There’s no denying that a dog holds a special place in their owner’s hearts. They always seem to know when you need a nuzzle or a snuggle, and can bring endless joy and entertainment into your day. They’re a part of your family and consider you part of theirs. Yet sometimes, a pet can become too reliant on your special bond and start displaying symptoms of separation anxiety – and in turn start engaging in destructive behavior.
Seasoned pet owners are often aware of the process that dog lovers go through when raising a puppy or welcoming an older dog into a new home. For new pet owners (or seasoned owners who’ve never had a dog with separation issues), there are a handful of behaviors that signify separation anxiety in your pet. Before you become upset with your pet for acting out, take a look what separation anxiety looks like, why it occurs, and how it can be treated.
What Separation Anxiety Looks Like
One of the most common behaviors of separation anxiety is barking. As pet owners who have experienced this already know, the barking can be prolonged and cause issues with neighboring residents and pets. Another form of separation anxiety can surface as the destructive behavior of chewing. This is particularly stressful to pet owners who are dealing with damaged furniture, doorframes, or personal items. Digging is another issue that can cause damage to lawns or even flooring. Dogs will also pace or escape as a result of anxiety, and two more symptoms include urinating and defecating.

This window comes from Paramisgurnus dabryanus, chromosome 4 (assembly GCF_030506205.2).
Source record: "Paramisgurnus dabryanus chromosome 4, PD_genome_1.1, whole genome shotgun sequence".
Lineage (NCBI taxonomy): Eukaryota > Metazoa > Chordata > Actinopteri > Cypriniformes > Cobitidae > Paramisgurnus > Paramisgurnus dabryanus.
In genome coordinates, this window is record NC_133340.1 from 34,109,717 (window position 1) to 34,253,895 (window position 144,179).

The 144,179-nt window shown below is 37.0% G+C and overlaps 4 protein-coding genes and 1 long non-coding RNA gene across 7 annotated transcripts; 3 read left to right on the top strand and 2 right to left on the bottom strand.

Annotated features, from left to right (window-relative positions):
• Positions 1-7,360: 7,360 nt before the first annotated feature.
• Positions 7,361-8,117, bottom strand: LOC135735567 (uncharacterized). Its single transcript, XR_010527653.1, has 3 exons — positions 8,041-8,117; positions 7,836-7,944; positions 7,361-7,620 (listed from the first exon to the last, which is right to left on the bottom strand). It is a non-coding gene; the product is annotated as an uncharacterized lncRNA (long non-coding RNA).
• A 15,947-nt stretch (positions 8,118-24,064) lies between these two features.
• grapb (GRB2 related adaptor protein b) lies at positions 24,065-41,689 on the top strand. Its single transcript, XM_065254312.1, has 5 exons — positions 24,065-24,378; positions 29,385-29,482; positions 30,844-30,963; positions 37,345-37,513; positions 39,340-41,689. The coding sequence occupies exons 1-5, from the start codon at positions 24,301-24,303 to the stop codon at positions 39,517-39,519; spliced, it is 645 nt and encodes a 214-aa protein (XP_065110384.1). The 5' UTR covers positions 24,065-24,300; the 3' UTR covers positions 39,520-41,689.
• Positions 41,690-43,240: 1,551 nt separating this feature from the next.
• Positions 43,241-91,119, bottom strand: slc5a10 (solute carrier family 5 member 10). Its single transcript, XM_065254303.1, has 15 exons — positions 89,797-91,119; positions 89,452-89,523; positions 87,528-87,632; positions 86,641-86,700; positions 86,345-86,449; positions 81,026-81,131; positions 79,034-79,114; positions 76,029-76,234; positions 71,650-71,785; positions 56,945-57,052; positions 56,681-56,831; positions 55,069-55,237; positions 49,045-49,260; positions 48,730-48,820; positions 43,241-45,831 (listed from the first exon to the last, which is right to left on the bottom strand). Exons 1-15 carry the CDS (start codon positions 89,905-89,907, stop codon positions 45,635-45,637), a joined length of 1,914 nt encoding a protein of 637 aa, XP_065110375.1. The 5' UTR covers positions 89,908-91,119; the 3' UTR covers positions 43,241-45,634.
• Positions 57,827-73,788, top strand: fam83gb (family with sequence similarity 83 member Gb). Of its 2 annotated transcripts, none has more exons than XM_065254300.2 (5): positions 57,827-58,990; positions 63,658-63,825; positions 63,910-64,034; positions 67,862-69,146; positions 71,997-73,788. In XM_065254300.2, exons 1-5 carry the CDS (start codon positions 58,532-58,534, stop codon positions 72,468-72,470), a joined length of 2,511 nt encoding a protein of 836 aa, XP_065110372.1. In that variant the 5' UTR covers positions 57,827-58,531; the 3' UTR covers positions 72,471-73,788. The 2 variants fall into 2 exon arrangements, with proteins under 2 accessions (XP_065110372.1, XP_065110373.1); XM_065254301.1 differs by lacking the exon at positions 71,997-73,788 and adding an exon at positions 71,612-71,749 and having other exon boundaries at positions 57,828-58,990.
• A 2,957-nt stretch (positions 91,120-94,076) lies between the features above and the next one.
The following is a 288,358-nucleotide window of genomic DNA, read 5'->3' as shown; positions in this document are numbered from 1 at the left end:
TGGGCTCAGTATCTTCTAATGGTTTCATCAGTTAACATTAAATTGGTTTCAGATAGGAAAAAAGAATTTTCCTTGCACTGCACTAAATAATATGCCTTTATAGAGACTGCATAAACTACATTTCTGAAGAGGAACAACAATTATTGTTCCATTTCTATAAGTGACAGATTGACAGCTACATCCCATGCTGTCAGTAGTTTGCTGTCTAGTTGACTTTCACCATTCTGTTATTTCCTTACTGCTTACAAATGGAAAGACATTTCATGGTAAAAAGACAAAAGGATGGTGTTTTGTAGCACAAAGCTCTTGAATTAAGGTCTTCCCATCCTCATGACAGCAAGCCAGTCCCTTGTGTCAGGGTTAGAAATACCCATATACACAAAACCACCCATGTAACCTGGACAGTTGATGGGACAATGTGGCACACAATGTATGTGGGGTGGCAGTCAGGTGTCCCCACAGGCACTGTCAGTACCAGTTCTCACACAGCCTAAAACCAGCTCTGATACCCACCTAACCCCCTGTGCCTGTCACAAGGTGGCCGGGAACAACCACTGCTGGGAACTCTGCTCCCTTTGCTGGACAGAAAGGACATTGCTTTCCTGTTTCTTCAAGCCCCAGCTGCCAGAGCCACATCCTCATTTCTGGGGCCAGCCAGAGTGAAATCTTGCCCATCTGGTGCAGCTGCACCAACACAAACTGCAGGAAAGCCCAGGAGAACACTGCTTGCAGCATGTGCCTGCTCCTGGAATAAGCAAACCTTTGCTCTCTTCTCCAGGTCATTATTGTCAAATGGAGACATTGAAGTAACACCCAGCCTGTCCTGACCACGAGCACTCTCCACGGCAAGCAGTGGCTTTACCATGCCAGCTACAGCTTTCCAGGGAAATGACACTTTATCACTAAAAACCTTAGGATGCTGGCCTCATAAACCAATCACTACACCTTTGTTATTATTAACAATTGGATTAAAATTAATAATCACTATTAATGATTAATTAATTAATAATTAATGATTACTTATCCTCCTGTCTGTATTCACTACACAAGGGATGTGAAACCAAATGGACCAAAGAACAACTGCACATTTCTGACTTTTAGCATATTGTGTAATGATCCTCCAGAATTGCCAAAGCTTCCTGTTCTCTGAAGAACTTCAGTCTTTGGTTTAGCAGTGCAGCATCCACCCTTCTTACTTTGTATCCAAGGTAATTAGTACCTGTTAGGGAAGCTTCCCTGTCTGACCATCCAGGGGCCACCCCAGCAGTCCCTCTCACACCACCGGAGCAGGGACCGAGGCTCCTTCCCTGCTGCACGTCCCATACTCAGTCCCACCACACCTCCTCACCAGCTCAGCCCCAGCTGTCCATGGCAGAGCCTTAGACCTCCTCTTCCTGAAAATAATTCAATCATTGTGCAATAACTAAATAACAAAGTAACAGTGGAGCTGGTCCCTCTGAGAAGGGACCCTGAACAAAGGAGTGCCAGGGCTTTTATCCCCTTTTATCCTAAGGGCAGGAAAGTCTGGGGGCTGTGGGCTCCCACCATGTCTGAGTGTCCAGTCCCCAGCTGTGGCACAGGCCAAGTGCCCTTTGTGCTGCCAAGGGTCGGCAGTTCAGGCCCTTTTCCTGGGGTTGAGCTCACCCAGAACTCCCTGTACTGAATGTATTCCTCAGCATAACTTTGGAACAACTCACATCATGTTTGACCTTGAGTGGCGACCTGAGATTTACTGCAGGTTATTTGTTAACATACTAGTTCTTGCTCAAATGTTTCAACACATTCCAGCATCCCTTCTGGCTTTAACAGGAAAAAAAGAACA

Why Separation Anxiety Occurs
While there is no concrete data that explains why dogs develop separation anxiety, owners of rescue pets tend to report higher occurrences of anxiety-related behaviors. This leads experts to believe that a traumatic event (such as being displaced or losing an owner) can cause separation anxiety in dogs. Less dramatic changes can also trigger behaviors such as a change in residence, the addition of a new family member, or even a change in furniture layout.
How to Begin Treating Separation Anxiety
Before you begin treating your pet for anxiety behaviors, take a moment to rule out any medical triggers. Urinating can sometimes be a result of health-related issues, and chewing, digging, hyperactivity can be a result of natural juvenile activity or new medications.
After the medical and age-related triggers are ruled out, you can begin taking steps to treat the symptoms of separation anxiety. Counter-conditioning is one approach to correcting separation anxiety, and method supported by the ASPCA. This method works to convert anxious reactions into pleasant or relaxed reactions. This is primarily accomplished through positive association. Every time you leave the house offer your pet a puzzle toy with food hidden inside or a Kong filled with tasty treats like low-fat cream cheese, peanut butter, or frozen bananas.
If anxious behavior persists, designate a few weekends (or more) to working on separation behavior. Try taking short breaks from your pet and build to longer periods of absence, and start desensitizing them to your departure cues. While working on separation time, help the dog become comfortable with your departure cues. Before pet owners leave they give hints that they’re going by shaking keys or putting on your shoes. Take these cues repeat them throughout the day without leaving. This shows your pet that just because your picking up keys, it doesn’t mean your leaving. This will help become less anxious when they notice these cues. Before you go, continue leaving them with tasty treats, toys, and puzzles.
Some dogs are highly anxious and will require professional assistance with separation anxiety. At It’s A Dog’s World, we have a highly trained staff that can help you combat these behaviors so you can get back to enjoying a wonderful relationship. Visit www.ItsADogsWorld.biz for more information and to book a free consultation.